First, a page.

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I'm trying to find a way to manipulate a function and its derivative, but two variables of the function change. Is there a way to manipulate multiple graphs with the same set of parameters? Meaning, if I increase a variable for the function, the derivative will adjust to it?

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closed as off-topic by m_goldberg, MarcoB, user9660, Yves Klett, Michael E2 Mar 10 '16 at 12:35

This question appears to be off-topic. The users who voted to close gave this specific reason:

  • "This question cannot be answered without additional information. Questions on problems in code must describe the specific problem and include valid code to reproduce it. Any data used for programming examples should be embedded in the question or code to generate the (fake) data must be included." – MarcoB, Community, Yves Klett, Michael E2
If this question can be reworded to fit the rules in the help center, please edit the question.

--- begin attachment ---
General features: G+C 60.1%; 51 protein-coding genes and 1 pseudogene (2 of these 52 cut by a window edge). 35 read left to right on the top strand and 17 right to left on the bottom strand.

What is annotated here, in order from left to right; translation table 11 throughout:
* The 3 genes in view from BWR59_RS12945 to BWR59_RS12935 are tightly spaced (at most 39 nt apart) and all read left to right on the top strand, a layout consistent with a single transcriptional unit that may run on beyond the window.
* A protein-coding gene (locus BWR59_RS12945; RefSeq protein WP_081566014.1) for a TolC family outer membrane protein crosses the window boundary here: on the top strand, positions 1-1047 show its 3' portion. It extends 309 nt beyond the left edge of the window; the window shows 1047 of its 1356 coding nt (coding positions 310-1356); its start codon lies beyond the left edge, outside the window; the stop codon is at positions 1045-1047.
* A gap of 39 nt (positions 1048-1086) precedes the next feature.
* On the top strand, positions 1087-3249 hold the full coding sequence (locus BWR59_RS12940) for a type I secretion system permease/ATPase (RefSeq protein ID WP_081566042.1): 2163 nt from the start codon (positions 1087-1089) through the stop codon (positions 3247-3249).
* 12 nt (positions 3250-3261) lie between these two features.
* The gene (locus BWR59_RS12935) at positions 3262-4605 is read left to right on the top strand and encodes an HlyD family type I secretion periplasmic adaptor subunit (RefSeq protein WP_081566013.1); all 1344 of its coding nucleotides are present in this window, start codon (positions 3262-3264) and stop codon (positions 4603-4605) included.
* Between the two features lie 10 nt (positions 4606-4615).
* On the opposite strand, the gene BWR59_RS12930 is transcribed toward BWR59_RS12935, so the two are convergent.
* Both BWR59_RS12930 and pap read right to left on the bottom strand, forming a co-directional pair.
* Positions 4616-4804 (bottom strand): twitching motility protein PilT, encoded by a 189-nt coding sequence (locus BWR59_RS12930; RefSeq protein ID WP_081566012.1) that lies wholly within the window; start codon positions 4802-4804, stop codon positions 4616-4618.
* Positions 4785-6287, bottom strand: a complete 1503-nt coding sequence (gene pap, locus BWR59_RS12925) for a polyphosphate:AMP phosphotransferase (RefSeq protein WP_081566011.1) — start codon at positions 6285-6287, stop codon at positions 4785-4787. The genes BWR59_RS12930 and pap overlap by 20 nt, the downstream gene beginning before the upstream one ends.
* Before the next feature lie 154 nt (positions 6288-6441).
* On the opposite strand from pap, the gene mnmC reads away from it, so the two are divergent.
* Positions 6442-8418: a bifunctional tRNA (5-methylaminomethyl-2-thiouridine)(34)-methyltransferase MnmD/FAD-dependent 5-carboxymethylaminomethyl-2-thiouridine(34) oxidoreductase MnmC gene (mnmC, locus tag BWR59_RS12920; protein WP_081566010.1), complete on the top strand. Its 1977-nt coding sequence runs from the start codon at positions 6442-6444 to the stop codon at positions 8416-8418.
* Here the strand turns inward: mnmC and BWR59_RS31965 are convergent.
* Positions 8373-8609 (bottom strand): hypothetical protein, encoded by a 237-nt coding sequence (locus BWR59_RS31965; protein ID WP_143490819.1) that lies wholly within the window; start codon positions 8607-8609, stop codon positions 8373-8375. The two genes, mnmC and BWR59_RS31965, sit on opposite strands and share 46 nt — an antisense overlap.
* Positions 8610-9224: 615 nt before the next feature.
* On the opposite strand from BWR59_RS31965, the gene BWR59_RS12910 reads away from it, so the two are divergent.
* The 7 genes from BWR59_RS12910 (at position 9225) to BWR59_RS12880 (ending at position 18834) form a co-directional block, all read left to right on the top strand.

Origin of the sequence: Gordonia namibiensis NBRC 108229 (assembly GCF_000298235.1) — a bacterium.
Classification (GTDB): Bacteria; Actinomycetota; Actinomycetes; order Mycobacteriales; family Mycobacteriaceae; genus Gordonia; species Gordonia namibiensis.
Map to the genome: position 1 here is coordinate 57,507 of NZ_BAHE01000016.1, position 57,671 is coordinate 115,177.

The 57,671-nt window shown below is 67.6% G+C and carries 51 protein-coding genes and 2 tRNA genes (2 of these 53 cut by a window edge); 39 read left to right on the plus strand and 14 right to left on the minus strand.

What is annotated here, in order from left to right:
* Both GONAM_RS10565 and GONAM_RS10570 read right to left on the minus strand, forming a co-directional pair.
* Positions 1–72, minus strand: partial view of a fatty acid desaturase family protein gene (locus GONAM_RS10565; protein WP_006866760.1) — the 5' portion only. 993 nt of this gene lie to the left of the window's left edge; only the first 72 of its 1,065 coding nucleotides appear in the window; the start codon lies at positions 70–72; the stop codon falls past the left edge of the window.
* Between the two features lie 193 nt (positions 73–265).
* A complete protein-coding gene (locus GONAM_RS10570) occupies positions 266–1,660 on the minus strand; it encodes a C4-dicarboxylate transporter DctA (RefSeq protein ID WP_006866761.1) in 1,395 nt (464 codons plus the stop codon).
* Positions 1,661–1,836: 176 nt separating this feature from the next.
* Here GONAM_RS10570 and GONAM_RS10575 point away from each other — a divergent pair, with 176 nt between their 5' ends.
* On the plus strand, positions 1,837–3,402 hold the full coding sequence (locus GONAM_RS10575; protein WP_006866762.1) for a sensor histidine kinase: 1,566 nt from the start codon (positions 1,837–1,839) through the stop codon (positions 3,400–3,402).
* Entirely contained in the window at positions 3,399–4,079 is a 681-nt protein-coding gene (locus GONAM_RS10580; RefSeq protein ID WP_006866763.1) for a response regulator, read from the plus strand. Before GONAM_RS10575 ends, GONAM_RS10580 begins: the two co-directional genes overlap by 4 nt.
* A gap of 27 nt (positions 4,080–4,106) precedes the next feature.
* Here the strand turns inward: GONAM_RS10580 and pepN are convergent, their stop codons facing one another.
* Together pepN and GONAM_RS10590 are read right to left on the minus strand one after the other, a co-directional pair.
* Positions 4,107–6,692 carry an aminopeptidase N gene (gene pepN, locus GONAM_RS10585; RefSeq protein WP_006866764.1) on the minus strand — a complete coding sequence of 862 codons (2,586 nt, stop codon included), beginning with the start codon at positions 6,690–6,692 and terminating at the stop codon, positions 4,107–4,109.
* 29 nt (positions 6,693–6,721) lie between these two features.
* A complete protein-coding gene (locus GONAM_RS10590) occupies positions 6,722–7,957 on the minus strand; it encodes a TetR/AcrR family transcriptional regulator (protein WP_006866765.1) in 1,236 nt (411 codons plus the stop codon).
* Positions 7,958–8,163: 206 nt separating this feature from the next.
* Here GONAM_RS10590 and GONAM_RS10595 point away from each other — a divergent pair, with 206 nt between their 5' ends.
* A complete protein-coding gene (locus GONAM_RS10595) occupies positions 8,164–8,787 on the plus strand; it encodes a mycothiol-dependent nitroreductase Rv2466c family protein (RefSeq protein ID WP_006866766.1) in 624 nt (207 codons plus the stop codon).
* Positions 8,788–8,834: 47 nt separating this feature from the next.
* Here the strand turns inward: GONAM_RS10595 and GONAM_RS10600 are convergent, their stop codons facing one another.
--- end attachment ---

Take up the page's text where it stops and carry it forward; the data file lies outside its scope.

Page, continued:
• $\begingroup$ Welcome to Mathematica.SE! I suggest the following: 0) Browse the common pitfalls question 1) As you receive help, try to give it too, by answering questions in your area of expertise. 2) Read the faq! 3) When you see good questions and answers, vote them up by clicking the gray triangles, because the credibility of the system is based on the reputation gained by users sharing their knowledge. Also, please remember to accept the answer, if any, that solves your problem, by clicking the checkmark sign! $\endgroup$ – Dr. belisarius Mar 10 '16 at 4:33
  • $\begingroup$ Take a look at Manipulate. On demonstrations.wolfram.com you can find lots and lots of examples on what you can do with that. $\endgroup$ – Yves Klett Mar 10 '16 at 7:07
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How about this...

f[n_, x_] := Sin[2 Pi n x];
g[n_, x_] := D[f[n, x], x]; 
Manipulate[Plot[{f[n , x], Evaluate[g[n, x]]}, {x, 1, 10}], {n, 0.5, 4}]
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  • $\begingroup$ This works very well. Thank you. I can't up-vote you because I don't have reputation. $\endgroup$ – Anon E. Muss Mar 10 '16 at 3:47
  • $\begingroup$ @AnonE.Muss. you can, however, accept the answer, To do so, click on the check mark that appears under down arrow to the left of this answer. $\endgroup$ – m_goldberg Mar 10 '16 at 3:52
  • $\begingroup$ sweet! there, I did it . $\endgroup$ – Anon E. Muss Mar 10 '16 at 3:53

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